Durham Cathedral's visitors average 32p instead of £5
Durham Cathedral might ask its visitors for a donation of £5 but they give, on average, just 32p.
The Very Reverend Michael Sadgrove, Dean of Durham, is facing the economic reality that 32p "doesn't compare very favourably" with the amount they need.
He said: "I know how many hundreds of thousands of people find this a moving place.
"I believe we have a wonderful opportunity to ask people to share the task of caring for this place so it does disappoint me that some people don't give as much as they can and should."
Running the cathedral costs more than £1m a year and just 20% of that comes from visitor donations.
The 600,000 people who visit every year pass signs and donation boxes asking them to give £5 for their visit - in cash, or via their mobile phone.
But the cathedral's income makes it clear most people give much less than suggested and many give nothing at all.Admission fees
Many cathedrals around the country have introduced admission fees in excess of Durham's suggested £5 donation.
It costs £9 for an adult to see York Minster, £14.50 for St Paul's Cathedral in London and Coventry Cathedral, a modern building, charges its visitors £8.
The decision to charge usually results in a fall in visitor numbers but a rise in income.
Durham Cathedral's governing body, the cathedral chapter, has talked about charging many times but has always ruled it out.
Mr Sadgrove said: "Each time we've discussed it we've concluded we do not want to do this because we believe that sacred spaces are public spaces and the public should have access to them when they come to pray or worship.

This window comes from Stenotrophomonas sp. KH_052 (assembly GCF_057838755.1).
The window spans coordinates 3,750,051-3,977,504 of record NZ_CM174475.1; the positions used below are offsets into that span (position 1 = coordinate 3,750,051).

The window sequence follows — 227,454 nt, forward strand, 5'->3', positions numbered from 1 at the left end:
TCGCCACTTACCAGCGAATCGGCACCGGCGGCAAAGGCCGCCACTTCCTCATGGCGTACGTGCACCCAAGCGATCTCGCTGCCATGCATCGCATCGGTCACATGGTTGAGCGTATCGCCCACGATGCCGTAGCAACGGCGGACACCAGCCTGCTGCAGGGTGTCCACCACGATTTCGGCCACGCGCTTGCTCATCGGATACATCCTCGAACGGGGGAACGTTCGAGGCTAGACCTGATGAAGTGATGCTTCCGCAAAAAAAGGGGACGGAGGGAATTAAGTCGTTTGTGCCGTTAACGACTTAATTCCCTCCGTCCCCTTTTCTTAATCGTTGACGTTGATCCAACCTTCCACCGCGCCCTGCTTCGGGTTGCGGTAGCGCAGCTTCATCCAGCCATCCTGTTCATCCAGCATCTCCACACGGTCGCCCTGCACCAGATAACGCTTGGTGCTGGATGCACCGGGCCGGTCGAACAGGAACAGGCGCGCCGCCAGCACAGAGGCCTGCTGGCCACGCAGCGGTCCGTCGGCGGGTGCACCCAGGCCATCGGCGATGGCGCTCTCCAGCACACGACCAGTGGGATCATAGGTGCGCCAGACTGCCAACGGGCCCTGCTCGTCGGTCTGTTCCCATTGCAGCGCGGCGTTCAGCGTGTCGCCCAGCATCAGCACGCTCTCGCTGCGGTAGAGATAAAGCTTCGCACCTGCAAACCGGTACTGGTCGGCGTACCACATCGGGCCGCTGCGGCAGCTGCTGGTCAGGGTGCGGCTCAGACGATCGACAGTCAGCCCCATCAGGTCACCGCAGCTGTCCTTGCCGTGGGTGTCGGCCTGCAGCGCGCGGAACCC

"We want to make this cathedral financially sustainable by any other route."
Durham Cathedral's "other route" is a £7m renovation project, due to be completed next year, which will create new exhibition space for the cathedral's many medieval treasures.'Leave as pilgrims'
There will be an admission charge for this exhibition although entrance to the main cathedral will remain free.
Forty miles away, at Hexham Abbey in Northumberland, visitors are even less generous, donating just 24p each on average.
Although it began life as a cathedral in the 7th Century, it is now a parish church and, despite is size and historical significance, it receives no central church funds.
But the Abbey's rector, Reverend Canon Graham Usher, said they had never, and would never, consider an admission fee.
He said: "I really struggle with that when I go to some of our major cathedrals and see that happening.
"I see people come to Hexham Abbey as tourists to a visitor attraction and leave as pilgrims because, somehow, this place has touched them."
Charging may have been ruled out at Durham Cathedral and Hexham Abbey but almost half of England's cathedrals who responded to a BBC local radio survey say they are worried or have concerns about meeting their running costs in two years' time.